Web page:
In a way, Belgium is two countries in one. In the Dutch-speaking north of the country, known as Flanders, you’ll find the culture-rich cities of Antwerp, Bruges and Ghent. Their well-preserved gothic and baroque architecture, picturesque canals, cobbled streets, top restaurants and irresistible chocolatiers make them perfect long-weekend destinations. Flanders’ flat, open landscape means it is little-visited by outdoor enthusiasts but there is one secret gem for nature-lovers: Het Zwin. This nature reserve on North Sea coast plays host to thousands of migratory birds and in summer is awash with purple zwinnebloem (sea lavender). In stark contrast to Flanders’ pancake-flat landscape, French-speaking Wallonia boasts the wooded hills of the Ardennes forest and the wild landscape of the Haute Fagnes, which is home to many rare animals and plants. This area attracts many Belgium hikers, mountain-bikers and canoeists, yet is strangely little-visited by foreigner tourists. Ssshh! Don’t let them in on this secret!
If you’re unsure what a Belgian person’s mother tongue is, it’s probably best to stick to English until you’ve worked it out. Some Flemish-speakers are offended if you greet them in French and Walloons may take exception if spoken to in Flemish.
Another problem with the linguistic divide is road signs. For example, If you’re driving from Antwerp and flowing a sign to Bergen (Flemish), once you cross into Wallonia, the city becomes Mons (French). Make sure you know the French and Flemish names for places or you’ll risk getting hopelessly lost. And don’t forget the pockets of German-speakers in the east.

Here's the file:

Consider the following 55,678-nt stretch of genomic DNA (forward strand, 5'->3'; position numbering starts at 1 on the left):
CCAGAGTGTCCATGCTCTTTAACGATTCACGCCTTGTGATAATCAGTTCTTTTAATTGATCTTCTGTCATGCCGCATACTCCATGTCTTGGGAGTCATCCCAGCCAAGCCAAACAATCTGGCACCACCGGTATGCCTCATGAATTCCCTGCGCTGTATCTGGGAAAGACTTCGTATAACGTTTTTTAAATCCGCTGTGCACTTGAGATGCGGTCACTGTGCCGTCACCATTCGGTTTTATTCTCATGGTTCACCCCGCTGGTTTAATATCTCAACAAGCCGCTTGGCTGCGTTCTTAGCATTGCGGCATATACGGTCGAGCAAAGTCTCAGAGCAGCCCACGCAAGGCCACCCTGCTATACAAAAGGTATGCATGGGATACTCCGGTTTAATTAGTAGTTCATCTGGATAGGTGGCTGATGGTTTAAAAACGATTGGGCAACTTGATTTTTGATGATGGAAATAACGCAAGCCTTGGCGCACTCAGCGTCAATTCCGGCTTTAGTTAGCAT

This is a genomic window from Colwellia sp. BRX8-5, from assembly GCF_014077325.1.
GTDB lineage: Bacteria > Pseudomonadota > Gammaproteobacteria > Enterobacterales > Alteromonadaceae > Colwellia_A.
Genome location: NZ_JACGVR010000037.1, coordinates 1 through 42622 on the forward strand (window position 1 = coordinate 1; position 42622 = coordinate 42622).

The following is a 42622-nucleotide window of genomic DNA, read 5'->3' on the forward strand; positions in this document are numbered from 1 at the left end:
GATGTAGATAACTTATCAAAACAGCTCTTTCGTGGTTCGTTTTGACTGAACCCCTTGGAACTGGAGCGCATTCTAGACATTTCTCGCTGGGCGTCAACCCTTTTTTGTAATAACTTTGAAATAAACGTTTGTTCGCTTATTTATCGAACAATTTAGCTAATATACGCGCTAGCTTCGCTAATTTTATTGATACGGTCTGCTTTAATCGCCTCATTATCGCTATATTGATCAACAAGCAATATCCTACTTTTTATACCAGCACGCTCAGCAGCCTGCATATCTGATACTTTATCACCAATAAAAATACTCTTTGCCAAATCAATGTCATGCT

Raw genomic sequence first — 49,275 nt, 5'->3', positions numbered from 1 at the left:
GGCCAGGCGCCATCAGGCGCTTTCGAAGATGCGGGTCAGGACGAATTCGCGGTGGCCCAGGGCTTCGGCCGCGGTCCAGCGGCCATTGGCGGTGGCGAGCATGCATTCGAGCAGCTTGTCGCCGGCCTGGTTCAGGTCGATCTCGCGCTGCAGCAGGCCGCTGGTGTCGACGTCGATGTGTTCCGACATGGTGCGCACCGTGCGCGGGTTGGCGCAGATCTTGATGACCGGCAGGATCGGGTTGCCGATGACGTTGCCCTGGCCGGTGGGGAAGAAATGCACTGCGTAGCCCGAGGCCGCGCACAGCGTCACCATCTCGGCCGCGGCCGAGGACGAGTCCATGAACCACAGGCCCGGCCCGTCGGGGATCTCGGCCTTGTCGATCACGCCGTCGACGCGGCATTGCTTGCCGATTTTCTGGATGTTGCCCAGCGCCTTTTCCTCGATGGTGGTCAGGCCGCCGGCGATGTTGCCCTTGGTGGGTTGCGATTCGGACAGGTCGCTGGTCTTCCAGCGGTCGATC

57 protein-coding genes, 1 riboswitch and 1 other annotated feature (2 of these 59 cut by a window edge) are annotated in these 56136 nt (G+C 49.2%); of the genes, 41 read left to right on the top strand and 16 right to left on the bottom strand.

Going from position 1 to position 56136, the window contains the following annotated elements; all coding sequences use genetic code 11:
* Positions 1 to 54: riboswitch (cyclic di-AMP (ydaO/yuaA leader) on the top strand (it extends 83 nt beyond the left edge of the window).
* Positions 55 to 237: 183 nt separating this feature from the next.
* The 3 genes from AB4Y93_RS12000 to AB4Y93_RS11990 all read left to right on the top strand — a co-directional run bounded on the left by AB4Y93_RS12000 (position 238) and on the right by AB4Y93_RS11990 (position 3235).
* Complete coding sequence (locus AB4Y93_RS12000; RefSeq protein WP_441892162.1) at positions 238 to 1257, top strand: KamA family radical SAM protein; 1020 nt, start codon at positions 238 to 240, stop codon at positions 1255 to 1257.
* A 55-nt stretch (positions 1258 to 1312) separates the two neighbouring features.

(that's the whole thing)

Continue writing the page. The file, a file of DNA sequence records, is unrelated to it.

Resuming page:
April to September is the warmest period in Belgium but prepare for rain and grey skies at any time of year. Avoid visiting Bruges, Belgium's top tourist destination in August when it can get very crowded.
In February, nowhere in Europe celebrates Carnival with as much enthusiasm as in Belgium. Festivities are also held throughout the country in July and August. One notable celebration is the historical Ommegang pageant held in honour of Emperor Charles and his son.
On selected weekends in September, Belgium opens protected monuments to the public on what are known as Heritage Days. Belgium's Christmas markets are well worth a visit in December.
Brussels Zaventum (BRU), 13km from the city; Antwerp (ANT), 3km; Ostend (OST), 5km; Liege (LGG), 8km.
Buses in Belgium are much slower than trains and not much cheaper. They are only of real use in rural areas such as the Ardennes where the train services fizzle out and you should expect lengthy waits at bus stops.
Outside of peak hours and coastal areas on fine summer weekends, Belgium's roads are easy to drive, although rental coasts can be high and the Belgians do have a reputation for aggressive driving.
From 5-star luxury hotels to riverside campsites, Belgium has accommodation for every budget. Prices are generally higher in summer and rooms fill up quickly, so reserve in advance. Brussels is the exception. Here, you will find cheaper rates on weekends and during the summer when EU business slows up and the Eurocrats leave the city.
Happily, an increasing number of good value B&Bs and farmstays are popping up all over Belgium. Contact local tourist offices for lists of them. If you're planning on staying in one place for a week, renting a holiday apartment or guesthouse is an economical option.
There's more to Belgium food than its famed chocolate, waffles and moules-frites (mussels and chips) – although those really are bloody good.
With its penchant for rich sauces, Wallonian cuisine is similar to French. The Ardennes region is particular known for its game pâtés and cured ham.
Flemish specialities include Konijn met pruimen (rabbit and prune stew) and waterzooi (a thick soup made with vegetables and chicken or fish). No trip to Belgium would be complete without sampling a beer from at least one of the country's 100+ breweries.
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